Tuesday, March 31, 2009

Clarification on the Term "Incensario"

I just realized that some of my readers might not have know what I was referring to in my previous post when I wrote the term Palenque "incensario".  The image above is an example of an incensario that was found in the terraces of the Temple of the Cross. In reality, these large ceramic artifacts are believed to be the stands that went on top of the incensario (Spanish word for censor).  The censors and their associated stands were used by ancient Palencanos to burn incense for the veneration of their 3 major gods.
Above is an image of a North American totum pole.  The man standing beside the pole is unidentified in the book from which I scanned this photo (Nabokov and Easton 1989).  The reason that I include a picture of a totum pole here is because Miguel Angel Fernandez, an archaeologist who excavated at Palenque in the 1940's was one of the first to notice the resemblance of the incensarios to North American totum poles.  According to Alfonso Morales, one of the more recent archaeologist who has worked at Palenque, the earliest term used to describe the "porta-incensarios" was "cilindro".

Sunday, March 29, 2009

Bird's Eye View from El Mirador Hill

Using ArcScene, I was able to create another model of the Palenque site and this is a view of the site from El Mirador hill.  On top of the hill, you can see a crude model of an ancient structure. David Stuart (2006:92) has interpreted the glyphs that refer to this mountain as "the descending Quetzal Big Mountain".  It definitely gives us a "bird's eye view", doesn't it?

One of my most important tasks in developing a GIS Palenque is to catalog and geocode the incensarios and their pictures. Above is a screen shot of my use of Excel and Windows Explorer (not Internet Explorer) to try to match pictures to each artifact.  Having a unique catalog number is a major key in my research, so I must not only keep track of the old artifact number, but create unique new ones, since the old ones often have duplicated numbers that were assigned from various excavation projects at the site.  To my knowledge, there is no centralized database of all the excavations that have been done at this site.  These pictures are from Martha Cuevas' dissertation about the incensarios.

My next task is to create links of all those pictures to each of the little dots on the map that represent the incensarios.  In this way, you can use the "lighting cursor" to click on each dot and a picture of that specific incensario will appear in a pop-up window.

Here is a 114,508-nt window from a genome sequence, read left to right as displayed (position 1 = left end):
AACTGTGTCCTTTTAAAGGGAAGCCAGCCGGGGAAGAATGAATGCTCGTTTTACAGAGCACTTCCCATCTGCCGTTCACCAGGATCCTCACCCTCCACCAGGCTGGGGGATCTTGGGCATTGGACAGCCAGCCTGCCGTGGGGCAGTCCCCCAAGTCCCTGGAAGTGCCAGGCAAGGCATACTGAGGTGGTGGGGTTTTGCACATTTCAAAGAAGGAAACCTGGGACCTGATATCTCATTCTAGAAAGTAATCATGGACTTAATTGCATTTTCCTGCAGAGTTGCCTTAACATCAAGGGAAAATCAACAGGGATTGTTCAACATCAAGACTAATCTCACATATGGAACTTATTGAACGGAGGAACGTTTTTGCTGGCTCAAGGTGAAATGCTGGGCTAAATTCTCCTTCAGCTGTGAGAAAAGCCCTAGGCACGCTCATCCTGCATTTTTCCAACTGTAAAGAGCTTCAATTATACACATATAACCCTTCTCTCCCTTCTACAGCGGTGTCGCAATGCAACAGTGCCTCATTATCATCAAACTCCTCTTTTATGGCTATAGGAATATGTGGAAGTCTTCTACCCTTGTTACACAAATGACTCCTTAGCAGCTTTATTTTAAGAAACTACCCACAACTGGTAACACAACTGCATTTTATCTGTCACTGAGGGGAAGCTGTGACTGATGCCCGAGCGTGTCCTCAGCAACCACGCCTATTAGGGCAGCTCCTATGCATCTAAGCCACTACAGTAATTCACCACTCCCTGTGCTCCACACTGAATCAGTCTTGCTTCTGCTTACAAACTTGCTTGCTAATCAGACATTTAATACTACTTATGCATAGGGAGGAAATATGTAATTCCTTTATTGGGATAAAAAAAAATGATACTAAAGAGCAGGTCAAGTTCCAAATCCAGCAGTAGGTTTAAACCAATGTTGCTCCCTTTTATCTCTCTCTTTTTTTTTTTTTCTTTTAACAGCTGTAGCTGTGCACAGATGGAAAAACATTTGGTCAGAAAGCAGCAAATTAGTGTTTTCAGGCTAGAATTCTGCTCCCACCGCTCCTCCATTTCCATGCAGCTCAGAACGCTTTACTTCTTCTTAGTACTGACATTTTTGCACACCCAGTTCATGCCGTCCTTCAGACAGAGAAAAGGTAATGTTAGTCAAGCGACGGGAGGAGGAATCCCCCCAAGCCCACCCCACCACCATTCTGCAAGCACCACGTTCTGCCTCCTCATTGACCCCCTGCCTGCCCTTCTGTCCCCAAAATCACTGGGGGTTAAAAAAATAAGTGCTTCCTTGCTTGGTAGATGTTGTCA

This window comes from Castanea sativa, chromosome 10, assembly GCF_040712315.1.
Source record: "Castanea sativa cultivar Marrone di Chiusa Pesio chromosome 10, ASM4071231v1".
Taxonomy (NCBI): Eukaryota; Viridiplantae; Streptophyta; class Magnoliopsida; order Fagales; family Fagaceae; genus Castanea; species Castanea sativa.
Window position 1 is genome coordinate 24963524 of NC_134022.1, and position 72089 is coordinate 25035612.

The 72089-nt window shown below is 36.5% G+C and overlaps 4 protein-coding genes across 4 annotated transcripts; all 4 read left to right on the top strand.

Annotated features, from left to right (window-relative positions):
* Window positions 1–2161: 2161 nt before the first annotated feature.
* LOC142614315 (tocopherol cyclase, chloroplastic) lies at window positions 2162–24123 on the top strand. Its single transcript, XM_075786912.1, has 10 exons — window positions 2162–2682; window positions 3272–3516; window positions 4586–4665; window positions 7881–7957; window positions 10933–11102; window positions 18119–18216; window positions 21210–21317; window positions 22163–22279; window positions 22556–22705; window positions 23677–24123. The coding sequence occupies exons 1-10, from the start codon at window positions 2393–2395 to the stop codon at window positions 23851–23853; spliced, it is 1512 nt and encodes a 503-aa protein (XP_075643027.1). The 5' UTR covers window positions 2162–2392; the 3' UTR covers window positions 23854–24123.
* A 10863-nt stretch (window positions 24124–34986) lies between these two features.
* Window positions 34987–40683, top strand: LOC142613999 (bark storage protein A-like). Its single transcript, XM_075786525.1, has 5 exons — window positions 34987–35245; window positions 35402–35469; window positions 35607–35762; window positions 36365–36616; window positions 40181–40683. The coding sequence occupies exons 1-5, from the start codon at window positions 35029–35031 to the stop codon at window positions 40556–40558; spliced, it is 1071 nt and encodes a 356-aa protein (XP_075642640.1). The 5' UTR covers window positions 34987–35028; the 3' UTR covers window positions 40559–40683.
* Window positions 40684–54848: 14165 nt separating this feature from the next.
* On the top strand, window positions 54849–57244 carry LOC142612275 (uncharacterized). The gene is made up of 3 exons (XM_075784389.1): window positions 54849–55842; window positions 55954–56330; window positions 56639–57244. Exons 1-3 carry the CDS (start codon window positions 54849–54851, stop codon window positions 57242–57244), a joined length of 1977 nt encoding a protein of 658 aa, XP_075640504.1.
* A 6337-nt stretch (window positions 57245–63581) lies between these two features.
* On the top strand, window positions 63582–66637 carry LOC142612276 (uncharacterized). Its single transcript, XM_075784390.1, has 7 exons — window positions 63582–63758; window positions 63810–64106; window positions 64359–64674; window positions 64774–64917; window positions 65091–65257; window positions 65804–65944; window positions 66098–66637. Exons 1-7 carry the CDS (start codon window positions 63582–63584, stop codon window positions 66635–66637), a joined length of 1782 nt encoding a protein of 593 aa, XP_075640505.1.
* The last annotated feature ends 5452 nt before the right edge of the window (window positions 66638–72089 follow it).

Another one of my research tasks is to comb through the old records and written narratives to try to reconstruct the location of the tombs and caches that were not properly documented. Some of the first archaeological discoveries at Palenque were done before archaeology actually became a science and before the age of portable cameras.  Therefore, early discoveries were not properly documented, however some early explorers wrote down what they found. Above is map that I created to try to determine the location of "a series of sealed tombs" that Edward Thompson discovered in the late 19th century.

Saturday, March 14, 2009

What a Mess

One of the most important things that I must do in order to move forward with my dissertation research is to establish artifact typologies and classifications. I have spent the last two weeks working on these classifications and I think that I have finally made some progress. Above is a photo of only a few of the lists and categories that I have created, deleted and edited.

This painful and confusing process has helped me decide upon what feature datasets and feature classes I should create in ArcGIS and what corresponding Excel spreadsheets that I should formulate so that I can link the spreadsheets into the map. Above is a screenshot of ArcCatalog where you can see some of my categories. By entering artifact numbers into the appropriate feature class category and then placing that same artifact number in the Excel spreadsheet containing data about that artifact, I will be able to link the map with the data in a simple manner that even novice GIS users can replicate. One of my research goals is to try to figure out how to encourage Mesoamerican archaeologists to use GIS applications and I think that this linking method will help.